John T. Booker

John T. Booker is a U.S. citizen, convert to Islam, and attempted domestic terrorist who pled guilty to plotting an ISIS-inspired suicide bombing at the U.S. Army base in Fort Riley, Kansas. He was arrested in April 2015 after a year-long FBI investigation, and charged with one count of attempting to use a weapon of mass destruction, one count of attempting to damage property by means of an explosive, and one count of attempting to provide material support to a designated foreign terrorist organization.Reuters, “A 20-year-old US man was arrested for plotting a suicide bombing at a Kansas Army base,” Business Insider, April 10, 2015, Booker pled guilty on February 3, 2016, to attempting to destroy government property with an explosive device.“Kansas man pleads guilty in ISIS plot to bomb Army post,” CBS News, February 3, 2016,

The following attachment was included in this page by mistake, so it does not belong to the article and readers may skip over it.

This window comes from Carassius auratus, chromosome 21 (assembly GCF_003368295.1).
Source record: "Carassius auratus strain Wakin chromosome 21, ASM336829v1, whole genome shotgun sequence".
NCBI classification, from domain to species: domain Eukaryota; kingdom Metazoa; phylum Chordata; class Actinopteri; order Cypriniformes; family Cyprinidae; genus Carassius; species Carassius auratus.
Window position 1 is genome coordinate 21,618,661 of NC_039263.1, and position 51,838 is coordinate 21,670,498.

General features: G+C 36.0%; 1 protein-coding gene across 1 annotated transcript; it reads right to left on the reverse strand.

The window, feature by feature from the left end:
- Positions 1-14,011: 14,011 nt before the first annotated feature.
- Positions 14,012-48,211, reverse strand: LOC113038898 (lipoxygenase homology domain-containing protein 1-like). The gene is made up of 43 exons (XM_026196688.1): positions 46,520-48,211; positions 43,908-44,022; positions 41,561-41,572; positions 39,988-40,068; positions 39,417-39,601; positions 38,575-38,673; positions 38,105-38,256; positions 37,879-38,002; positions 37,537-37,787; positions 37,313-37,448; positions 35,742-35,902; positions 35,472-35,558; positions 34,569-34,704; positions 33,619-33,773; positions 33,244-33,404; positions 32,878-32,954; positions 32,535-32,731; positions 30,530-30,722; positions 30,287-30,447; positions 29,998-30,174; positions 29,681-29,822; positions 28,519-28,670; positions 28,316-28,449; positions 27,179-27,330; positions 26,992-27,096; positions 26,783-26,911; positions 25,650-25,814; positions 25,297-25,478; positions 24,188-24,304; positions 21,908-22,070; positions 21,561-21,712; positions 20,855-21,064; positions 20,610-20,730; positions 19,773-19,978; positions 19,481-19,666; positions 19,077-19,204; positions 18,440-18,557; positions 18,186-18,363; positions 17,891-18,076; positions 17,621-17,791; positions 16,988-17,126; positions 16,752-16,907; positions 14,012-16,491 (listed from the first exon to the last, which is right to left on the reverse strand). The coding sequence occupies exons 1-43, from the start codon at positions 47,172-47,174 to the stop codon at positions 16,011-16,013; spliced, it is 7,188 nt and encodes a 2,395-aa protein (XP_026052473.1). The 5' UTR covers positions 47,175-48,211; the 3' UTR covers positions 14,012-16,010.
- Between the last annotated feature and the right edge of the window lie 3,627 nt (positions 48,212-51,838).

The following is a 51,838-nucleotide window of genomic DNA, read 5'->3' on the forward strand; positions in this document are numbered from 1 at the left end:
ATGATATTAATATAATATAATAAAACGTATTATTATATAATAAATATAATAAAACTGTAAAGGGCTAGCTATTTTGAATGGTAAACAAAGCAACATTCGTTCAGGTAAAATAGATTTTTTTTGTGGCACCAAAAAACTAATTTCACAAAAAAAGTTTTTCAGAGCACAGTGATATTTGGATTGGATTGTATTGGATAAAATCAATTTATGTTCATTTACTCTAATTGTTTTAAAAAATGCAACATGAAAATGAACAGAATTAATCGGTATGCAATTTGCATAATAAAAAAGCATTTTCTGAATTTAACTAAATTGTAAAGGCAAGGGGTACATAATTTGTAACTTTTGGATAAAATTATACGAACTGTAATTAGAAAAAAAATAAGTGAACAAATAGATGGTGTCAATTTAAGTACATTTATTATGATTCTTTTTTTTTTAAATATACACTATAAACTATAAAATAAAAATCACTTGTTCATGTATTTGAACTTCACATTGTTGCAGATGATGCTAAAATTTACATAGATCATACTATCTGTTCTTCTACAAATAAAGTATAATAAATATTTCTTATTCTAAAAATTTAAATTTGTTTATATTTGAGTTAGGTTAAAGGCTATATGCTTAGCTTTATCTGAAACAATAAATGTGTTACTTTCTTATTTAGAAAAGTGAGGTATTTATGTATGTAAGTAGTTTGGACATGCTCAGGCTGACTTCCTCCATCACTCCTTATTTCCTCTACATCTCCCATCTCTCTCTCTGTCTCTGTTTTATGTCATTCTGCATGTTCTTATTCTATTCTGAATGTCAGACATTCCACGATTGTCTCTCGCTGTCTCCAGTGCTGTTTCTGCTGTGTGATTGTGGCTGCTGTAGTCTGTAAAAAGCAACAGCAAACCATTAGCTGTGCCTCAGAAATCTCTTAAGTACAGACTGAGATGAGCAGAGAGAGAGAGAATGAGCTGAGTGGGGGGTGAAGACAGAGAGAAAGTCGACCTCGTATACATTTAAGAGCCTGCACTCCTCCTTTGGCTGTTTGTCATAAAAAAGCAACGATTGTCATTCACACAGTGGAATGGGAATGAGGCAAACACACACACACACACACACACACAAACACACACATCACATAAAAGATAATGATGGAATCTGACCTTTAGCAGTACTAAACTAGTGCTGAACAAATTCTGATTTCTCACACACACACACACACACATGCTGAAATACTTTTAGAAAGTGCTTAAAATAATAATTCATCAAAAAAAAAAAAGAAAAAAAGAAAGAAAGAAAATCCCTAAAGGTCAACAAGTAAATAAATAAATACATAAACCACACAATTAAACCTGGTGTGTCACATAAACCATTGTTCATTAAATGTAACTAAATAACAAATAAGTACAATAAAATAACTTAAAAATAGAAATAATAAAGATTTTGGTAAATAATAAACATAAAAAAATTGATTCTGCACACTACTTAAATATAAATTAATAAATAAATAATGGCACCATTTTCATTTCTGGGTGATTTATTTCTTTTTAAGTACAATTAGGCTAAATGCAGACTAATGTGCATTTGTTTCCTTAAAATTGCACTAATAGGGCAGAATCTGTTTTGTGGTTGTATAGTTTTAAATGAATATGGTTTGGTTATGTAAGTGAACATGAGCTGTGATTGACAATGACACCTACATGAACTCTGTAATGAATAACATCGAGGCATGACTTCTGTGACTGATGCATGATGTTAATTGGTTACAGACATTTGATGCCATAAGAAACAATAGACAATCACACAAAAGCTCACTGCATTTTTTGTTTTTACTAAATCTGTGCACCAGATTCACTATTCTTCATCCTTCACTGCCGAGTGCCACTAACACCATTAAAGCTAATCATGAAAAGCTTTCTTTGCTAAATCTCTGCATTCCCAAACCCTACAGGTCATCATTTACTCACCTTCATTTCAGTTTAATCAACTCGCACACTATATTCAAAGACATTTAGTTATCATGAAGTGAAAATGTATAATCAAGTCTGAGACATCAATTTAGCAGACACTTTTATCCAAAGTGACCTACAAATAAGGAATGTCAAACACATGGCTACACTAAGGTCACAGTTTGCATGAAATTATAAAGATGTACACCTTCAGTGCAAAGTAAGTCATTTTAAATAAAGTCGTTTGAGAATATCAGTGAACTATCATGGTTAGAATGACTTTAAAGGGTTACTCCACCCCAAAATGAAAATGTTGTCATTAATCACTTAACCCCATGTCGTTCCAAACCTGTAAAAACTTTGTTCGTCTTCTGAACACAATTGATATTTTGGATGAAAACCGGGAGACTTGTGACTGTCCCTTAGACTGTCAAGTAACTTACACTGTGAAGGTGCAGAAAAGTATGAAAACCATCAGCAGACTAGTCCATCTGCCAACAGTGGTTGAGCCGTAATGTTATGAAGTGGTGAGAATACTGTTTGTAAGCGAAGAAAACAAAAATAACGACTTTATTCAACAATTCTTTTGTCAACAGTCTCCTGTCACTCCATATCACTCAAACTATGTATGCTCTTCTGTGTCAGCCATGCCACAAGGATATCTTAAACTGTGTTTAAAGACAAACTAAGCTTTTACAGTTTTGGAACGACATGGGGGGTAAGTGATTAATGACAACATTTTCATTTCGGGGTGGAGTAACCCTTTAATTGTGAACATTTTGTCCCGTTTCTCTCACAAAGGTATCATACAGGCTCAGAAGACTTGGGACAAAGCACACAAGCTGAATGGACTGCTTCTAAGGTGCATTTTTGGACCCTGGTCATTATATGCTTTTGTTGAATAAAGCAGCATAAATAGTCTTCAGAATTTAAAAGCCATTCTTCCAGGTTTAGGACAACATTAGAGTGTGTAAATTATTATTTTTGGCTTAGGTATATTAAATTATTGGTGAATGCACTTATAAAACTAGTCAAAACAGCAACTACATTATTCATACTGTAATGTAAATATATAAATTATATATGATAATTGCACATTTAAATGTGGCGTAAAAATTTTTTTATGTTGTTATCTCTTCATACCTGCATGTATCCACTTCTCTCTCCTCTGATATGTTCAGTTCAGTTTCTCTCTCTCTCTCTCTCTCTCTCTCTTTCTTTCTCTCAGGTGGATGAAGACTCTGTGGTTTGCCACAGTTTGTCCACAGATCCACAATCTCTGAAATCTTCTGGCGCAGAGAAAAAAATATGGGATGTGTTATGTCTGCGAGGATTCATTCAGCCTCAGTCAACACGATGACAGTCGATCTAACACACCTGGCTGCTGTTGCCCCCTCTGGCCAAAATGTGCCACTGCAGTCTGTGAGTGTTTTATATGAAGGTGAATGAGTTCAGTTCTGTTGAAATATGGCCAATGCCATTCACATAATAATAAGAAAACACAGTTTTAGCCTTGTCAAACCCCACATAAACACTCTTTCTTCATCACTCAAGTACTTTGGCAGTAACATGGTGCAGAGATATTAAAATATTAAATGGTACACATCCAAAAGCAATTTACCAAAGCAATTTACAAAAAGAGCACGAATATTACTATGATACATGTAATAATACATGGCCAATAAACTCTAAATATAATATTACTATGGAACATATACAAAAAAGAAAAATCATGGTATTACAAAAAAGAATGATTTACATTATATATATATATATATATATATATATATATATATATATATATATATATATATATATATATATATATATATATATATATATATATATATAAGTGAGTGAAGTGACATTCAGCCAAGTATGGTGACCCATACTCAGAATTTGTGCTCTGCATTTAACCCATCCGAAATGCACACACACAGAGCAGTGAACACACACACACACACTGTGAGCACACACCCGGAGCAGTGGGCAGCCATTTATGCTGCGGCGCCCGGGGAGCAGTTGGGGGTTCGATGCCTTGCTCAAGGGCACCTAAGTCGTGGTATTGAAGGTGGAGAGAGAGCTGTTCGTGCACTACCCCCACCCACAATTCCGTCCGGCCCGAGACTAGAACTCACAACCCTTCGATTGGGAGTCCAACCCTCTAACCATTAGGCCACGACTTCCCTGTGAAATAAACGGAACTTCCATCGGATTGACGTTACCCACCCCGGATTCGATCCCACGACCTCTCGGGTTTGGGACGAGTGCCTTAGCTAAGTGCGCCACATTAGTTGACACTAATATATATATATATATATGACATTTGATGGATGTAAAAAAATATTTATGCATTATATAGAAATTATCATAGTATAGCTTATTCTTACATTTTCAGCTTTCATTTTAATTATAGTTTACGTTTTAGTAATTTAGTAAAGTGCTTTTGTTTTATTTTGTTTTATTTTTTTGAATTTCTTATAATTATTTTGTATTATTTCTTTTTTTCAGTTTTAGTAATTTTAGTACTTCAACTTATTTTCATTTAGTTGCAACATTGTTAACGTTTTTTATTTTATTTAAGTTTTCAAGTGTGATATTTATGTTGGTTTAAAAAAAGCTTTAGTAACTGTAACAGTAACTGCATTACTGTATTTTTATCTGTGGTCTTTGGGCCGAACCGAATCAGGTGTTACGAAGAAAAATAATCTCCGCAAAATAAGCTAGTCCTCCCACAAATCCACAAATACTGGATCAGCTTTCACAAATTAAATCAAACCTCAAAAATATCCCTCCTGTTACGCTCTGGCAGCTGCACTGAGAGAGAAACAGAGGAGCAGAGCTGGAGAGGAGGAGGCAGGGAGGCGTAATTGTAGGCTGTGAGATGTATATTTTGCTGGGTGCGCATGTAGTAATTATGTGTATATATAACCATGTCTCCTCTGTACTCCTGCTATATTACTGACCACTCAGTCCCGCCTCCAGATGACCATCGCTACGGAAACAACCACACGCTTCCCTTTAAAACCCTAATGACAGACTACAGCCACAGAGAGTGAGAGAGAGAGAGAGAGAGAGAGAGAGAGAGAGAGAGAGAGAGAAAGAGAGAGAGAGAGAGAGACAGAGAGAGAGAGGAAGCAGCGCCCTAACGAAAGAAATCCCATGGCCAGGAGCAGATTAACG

Booker reportedly converted to Islam during his senior year of high school.M.L. Nestel and Ryan Walsh, “What We Know About John Booker, the Man the FBI Thought Might be a Jihadi,” Vocativ, April 2, 2014, Soon after, he attended a local mosque where he engaged in arguments with fellow mosque-goers and reportedly expressed support for al-Qaeda. According to the mosque’s imam, Booker had been diagnosed with bipolar disorder.John Hayward, “Kansas Man Arrested for Planning Car Bomb Jihad Attack on Ft. Riley,” Breibart News, April 12, 2015,

The FBI began tracking Booker in March 2014 after he published Facebook posts about jihad.Reuters, “John T. Booker, Jr., Kansas Man, Arrested In Plot To Suicide Bomb Fort Riley For ISIS,” Huffington Post, last modified June 10, 2015, In numerous meetings with undercover FBI informants, Booker allegedly expressed his desire to build and detonate a suicide bomb, targeting American armed personnel. According to the criminal complaint filed against him, Booker expressed that “detonating a suicide bomb is his number one aspiration because he couldn’t be captured, all evidence would be destroyed, and he would be guaranteed to hit his target.”“United States v. Alexander E. Blair,” United States District Court for the District of Kansas, U.S. Department of Justice, April 10, 2015,

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